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ESDANEWS

A round-up of recent ESDA news and happenings around the world...

UK - MPG represent studio producers in UK Forums

The UK studio producers’ organisation the Music Producers’ Guild has continued to thrive under the direction of Chairman Andy East and their excellent Board.

In addition to the usual activities you might expect from a producer/engineer organisation, MPG has participated in a large number of UK music business initiatives and is now regarded as representing o profession that plays a key role in the overall UK music business.

PAMRA (Performing Artists’ Media Rights Association)

In 1997, the MPG, via its former parent organisation, the APRS (Association of Professional Recording Services, became founder members of PAMRA, a performers collection and distribution society established to distribute performance income to UK performers under a new law which came into effect in December 1996. MPG’s association with PAMRA has enabled it to secure the support of other performer groups including the British Musicians’ Union to lobby PPL (Phonographic Performance Ltd.), the UK company that collects license fee income from broadcasters acting as agent for the record companies.

Master Millar keeps flying the flag

The UK’s MPG has been very fortunate to have as its spokesperson producer and studio owner, Robin Millar. Robin has become greatly respected throughout the industry for his insights expressed in contributions to top level industry groups such as the Music Business Forum and the PPL Performer Forum. It is largely down to Robin that, at present, studio producers in the UK are able to make successful claims as ‘performing producers’ who have contributed to qualifying recordings provided certain criteria are met, There is a list of ‘proofs’ designed to verify that a producer was, in fact, involved on a recording which authorise an allocation of a standard ‘non-featured’ share (usually 3.5%) to the producer. In recordings where there are fewer than 5 contributors, that share can increase and, similarly, where there are many performers on a track the studio producer share is proportionately reduced.

(For more information, go to www.pamra.org.uk and look at the distribution rules) or to Performers’ Distribution Policy in the performer’s section of the PPL site- www.ppluk.com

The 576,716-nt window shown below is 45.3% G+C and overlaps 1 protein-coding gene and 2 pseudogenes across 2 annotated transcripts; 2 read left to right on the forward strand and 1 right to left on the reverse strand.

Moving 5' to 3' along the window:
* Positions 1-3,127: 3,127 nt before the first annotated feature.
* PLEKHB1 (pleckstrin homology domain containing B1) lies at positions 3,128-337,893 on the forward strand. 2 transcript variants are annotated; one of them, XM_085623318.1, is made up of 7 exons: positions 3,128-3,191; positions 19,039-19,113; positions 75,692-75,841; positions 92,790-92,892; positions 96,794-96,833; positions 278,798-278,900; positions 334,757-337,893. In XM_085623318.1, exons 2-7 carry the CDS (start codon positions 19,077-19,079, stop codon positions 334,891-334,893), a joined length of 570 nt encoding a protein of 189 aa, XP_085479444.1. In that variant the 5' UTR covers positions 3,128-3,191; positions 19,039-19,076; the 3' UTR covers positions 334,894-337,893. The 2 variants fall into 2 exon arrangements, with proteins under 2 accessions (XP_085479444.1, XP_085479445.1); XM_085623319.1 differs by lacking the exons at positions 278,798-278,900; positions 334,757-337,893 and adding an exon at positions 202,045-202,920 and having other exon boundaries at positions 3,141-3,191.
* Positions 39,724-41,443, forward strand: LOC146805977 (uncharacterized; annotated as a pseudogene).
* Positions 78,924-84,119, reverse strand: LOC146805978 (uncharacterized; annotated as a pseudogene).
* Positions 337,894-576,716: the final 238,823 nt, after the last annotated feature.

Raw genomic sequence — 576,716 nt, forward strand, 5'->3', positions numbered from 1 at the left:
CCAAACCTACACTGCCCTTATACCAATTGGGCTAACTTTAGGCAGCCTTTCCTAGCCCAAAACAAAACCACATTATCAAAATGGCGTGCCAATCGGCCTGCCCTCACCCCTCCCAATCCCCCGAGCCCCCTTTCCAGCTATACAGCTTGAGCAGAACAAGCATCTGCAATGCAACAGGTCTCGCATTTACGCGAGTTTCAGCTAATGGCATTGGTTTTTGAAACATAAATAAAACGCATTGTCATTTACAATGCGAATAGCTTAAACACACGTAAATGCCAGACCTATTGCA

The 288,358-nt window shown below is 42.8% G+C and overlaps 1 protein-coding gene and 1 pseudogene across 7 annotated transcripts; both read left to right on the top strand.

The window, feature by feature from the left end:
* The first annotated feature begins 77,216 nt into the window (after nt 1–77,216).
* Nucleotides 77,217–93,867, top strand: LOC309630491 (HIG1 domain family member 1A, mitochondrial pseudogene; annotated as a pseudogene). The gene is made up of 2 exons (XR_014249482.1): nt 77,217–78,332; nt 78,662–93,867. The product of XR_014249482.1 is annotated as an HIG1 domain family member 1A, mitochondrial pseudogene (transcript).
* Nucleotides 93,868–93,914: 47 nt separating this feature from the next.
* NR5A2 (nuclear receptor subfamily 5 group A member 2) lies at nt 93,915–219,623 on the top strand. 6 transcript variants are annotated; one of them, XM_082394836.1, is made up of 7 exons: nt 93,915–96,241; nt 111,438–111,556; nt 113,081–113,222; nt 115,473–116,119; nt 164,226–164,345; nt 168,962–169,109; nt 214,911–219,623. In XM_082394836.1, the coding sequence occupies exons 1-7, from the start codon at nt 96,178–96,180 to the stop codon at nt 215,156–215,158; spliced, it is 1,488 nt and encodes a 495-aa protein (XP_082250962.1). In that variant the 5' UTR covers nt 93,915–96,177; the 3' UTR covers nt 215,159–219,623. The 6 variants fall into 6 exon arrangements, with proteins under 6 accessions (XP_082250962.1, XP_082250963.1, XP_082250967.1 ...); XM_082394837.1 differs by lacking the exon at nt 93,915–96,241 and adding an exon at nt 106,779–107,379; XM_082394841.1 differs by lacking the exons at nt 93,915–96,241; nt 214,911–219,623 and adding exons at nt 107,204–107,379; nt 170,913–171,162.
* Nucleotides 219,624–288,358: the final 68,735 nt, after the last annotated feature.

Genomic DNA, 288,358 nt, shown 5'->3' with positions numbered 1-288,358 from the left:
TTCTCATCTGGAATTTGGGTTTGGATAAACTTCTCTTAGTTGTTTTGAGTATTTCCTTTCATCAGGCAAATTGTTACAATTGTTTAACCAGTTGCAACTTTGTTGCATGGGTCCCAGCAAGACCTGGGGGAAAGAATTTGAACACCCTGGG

The decision to pay UK studio producers has been acknowledged by all sides of the industry to the extent that it is likely that the combined weight of the UK Music Business will be putting pressure on overseas collection societies to follow their lead in recognizing the increasingly vital role that Studio producers play in the recording process.

All the way in the USA

The US engineer and producer community has been involved in the quest for performance income for some years. The NARAS Producer and Engineer Wing was founded from the Music Producers’ Guild of the Americas, established by Ed Cherney and a few of his friends with the help or the UK’s own MPG.

Now secure under the NARAS umbrella, the P&E Wing has grown in stature and currently provides a valuable focus for all US producers and sound engineers.

The fact that there is no right to performance income for sound recordings in the USA has prevented the P&E Wings from making much progress until recently when their new President, Neil Portnow, opened the public debate in the US’s trade magazine, Billboard. Portnow argued that US lagged behind other countries in not having a performance right, something that was making it impossible for US performers to benefit from hundreds millions of dollars in income from home and abroad.

Digital Income

US digital income collection organization Sound Exchange designated by the U.S. Copyright Office “to administer the collection and distribution of the statutory or compulsory license available to digital music service providers”, has introduced the notion of performance payments to US performers, albeit in a limited way.

However, Sound Exchange has taken the position of the studio producer very much on board. Featured artists receive 45% of the income Sound Exchange collects and they are able to instruct Sound Exchange as to who amongst those who made the recording should share in the revenue.

Go to the ‘I am a Recording Artist’ section at Sound Exchange and check out the sample share agreement letters.

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